One testing session was given two days after the four day long family gatherings and funeral finally ended. That was an emotionally grueling week and my children’s sleep schedules were off due to all the activities. The teacher was under a tight deadline since the death was near the end of her class, and insisted on doing the testing, not wanting to cancel the appointment the week we were busy with the funeral.

Lastly my son admitted to intentionally guessing and not paying attention then making up answers because he was burned out, especially in sequencing testing where he was flashed 4-6 numbers or letters on a card and was told to state back what he saw. If the card said CABBCA and he said GXUTMS, I’m sorry but that is not a processing issue or dyslexia that is a nonsense answer done on purpose. You see for some answers, my son was giving gibberish letters and numbers which had no resemblance to what was there so I could not resist asking him what was he thinking? And that’s when he said he was just making up some of the answers!

Getting the Test Results

In January 2008 I finally got the test results. To be honest I was expecting to hear he was on grade level or slightly above. I had no worries other than what I knew about him guessing on some of the answers.

The Big Picture or Parroting?

One thing the teacher noted was her surprise at something he did which she did not like at all. This has to do with seeing things in a big picture context. For the open ended oral questions, she said often he’d include on topic information which was not in the passage that had been read. I asked for some examples and I was shown them. I recognized information that my son had learned at a museum a year earlier and explained that to her, how he had taken the new information from the reading test and mixed it together with what he already knew and his answers were synthesized into one coherent answer. Another test item had data from a unit study we did when my son was in first grade and had not covered again since! I was so happy because he retained that old information and infused new information in proper context and learned! I took that as an education success story.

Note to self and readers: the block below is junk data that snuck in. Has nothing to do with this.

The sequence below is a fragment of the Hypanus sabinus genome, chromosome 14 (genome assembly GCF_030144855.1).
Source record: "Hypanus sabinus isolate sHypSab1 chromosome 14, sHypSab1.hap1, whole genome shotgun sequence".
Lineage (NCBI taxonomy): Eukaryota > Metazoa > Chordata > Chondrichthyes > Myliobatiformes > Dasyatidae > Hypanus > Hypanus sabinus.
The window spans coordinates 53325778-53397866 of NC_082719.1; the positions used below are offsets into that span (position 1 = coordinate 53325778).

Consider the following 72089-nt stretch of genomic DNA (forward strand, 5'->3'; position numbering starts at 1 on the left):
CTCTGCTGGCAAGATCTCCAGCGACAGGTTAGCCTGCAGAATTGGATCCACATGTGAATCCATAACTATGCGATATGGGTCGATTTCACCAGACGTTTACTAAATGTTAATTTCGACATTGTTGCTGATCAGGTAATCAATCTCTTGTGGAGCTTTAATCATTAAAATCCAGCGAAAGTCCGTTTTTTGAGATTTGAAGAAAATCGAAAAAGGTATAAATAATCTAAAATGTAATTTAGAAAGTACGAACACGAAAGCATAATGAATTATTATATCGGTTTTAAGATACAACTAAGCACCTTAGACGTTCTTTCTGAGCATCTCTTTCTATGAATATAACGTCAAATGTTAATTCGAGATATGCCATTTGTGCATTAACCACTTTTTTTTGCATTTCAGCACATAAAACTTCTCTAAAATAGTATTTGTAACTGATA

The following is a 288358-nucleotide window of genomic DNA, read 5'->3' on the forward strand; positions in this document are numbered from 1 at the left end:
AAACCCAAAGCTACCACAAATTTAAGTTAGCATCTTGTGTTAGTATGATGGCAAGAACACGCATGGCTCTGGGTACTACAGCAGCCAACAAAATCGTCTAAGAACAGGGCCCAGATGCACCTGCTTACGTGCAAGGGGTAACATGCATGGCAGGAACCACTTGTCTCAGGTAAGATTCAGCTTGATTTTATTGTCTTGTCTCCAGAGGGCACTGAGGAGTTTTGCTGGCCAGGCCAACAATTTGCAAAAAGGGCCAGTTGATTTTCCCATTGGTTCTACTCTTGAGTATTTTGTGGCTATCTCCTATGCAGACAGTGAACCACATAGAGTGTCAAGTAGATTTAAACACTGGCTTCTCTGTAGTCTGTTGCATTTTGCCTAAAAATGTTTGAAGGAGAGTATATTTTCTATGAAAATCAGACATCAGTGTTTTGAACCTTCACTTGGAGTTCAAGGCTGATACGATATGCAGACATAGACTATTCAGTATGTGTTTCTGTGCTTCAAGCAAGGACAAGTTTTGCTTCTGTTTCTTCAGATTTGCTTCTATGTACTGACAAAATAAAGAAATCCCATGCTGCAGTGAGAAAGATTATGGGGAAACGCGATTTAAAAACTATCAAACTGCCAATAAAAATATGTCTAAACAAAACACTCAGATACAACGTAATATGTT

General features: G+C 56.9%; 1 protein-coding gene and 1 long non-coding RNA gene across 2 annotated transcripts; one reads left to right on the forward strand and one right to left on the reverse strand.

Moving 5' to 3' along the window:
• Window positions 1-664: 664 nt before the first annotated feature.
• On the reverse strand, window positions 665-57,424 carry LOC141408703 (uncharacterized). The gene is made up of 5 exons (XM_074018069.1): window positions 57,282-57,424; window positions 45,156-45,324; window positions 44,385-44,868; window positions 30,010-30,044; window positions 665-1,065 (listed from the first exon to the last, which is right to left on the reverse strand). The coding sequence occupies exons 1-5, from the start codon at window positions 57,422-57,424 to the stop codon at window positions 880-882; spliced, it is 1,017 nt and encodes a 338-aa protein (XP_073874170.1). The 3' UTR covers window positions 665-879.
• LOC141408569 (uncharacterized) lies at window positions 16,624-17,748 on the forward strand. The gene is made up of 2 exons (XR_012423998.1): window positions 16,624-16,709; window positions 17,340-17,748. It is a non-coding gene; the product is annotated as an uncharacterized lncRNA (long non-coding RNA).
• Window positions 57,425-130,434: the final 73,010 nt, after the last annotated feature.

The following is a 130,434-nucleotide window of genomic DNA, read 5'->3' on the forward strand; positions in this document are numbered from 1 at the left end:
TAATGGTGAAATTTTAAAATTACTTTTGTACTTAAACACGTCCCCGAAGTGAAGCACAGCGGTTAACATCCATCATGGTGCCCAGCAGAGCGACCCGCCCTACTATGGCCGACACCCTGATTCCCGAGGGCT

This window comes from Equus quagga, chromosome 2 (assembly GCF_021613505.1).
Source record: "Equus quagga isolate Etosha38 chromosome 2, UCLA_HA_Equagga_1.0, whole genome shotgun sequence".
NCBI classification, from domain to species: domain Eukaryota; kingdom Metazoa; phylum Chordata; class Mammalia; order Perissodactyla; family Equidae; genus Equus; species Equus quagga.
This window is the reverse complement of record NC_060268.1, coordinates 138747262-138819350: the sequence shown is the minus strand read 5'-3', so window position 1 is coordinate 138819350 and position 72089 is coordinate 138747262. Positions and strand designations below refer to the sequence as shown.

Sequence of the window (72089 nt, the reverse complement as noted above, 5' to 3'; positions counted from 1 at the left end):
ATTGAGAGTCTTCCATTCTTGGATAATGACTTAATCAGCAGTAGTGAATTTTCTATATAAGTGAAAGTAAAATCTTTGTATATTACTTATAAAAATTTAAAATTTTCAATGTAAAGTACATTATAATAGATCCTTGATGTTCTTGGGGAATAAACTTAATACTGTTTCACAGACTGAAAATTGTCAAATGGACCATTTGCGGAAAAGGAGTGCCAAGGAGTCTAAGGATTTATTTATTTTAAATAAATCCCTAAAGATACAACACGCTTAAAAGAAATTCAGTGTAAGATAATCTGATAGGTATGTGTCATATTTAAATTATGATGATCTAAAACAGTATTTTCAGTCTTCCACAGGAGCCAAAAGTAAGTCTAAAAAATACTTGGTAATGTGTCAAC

I should also mention that our homeschool method has never been about parroting back information or practicing spitting back just exactly what was said twisted up a bit and with a few words switched out so as to not look like plagiarism. The Charlotte Mason method is dead set against parroting. The method encourages the learner to take in information, make it his own by picking out parts of it that speak to him and impress him and then narrating about that. The only wrong action in a narration is to state back wrong facts or misunderstood information. If a student winds up discussing a certain element from a history lesson such as how the society built roads and managed the community and another student focuses on the way people dressed at the time and another focuses on battles and dates, that is fine!

But the teacher said this accurate telling of information that included bits from other sources properly placed in context caused her a problem for scoring, and sometimes she marked the answers incorrect as she wanted him to say only what he’d just learned form that one passage in the test (parroting). She said she repeatedly asked him to only reply with the information from the passage just read but that he didn’t always comply. I asked if he said the right information from that reading and extra information was included that was from another source, to me that meant he learned from both the new information and the old. She disagreed, saying the only way to gauge if reading comprehension was achieved is if the student only parrots back what was in that exact passage.

Later when I had time to ponder this it occurred to me how difficult that can be, I know it would be for me. Think about this for a minute. Let’s say you know X about a topic then read a new passage. While reading you are trying to understand it and in so doing some assimilation with prior knowledge in your mind is thought about. Then to answer a battery of test questions about what was read you would have to concentrate back on just what was read at that last reading to be aware to not reply in open-ended questions with any single thing that was known formerly.